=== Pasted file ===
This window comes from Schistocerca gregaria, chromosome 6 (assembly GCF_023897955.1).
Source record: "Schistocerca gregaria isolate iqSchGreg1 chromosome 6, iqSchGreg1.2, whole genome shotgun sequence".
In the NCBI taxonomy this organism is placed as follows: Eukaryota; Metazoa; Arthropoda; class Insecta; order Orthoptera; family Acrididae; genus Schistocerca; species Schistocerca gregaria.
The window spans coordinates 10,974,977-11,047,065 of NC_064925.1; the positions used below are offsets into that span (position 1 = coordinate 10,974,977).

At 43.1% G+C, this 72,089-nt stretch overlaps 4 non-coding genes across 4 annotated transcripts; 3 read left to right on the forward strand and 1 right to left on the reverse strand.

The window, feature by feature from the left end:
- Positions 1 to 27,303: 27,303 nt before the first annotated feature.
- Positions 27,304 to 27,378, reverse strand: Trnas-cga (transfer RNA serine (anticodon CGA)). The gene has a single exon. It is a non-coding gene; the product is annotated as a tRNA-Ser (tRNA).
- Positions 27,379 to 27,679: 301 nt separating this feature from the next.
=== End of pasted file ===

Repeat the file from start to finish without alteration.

This window comes from Schistocerca gregaria, chromosome 6 (assembly GCF_023897955.1).
Source record: "Schistocerca gregaria isolate iqSchGreg1 chromosome 6, iqSchGreg1.2, whole genome shotgun sequence".
In the NCBI taxonomy this organism is placed as follows: Eukaryota; Metazoa; Arthropoda; class Insecta; order Orthoptera; family Acrididae; genus Schistocerca; species Schistocerca gregaria.
The window spans coordinates 10,974,977-11,047,065 of NC_064925.1; the positions used below are offsets into that span (position 1 = coordinate 10,974,977).

At 43.1% G+C, this 72,089-nt stretch overlaps 4 non-coding genes across 4 annotated transcripts; 3 read left to right on the forward strand and 1 right to left on the reverse strand.

The window, feature by feature from the left end:
- Positions 1 to 27,303: 27,303 nt before the first annotated feature.
- Positions 27,304 to 27,378, reverse strand: Trnas-cga (transfer RNA serine (anticodon CGA)). The gene has a single exon. It is a non-coding gene; the product is annotated as a tRNA-Ser (tRNA).
- Positions 27,379 to 27,679: 301 nt separating this feature from the next.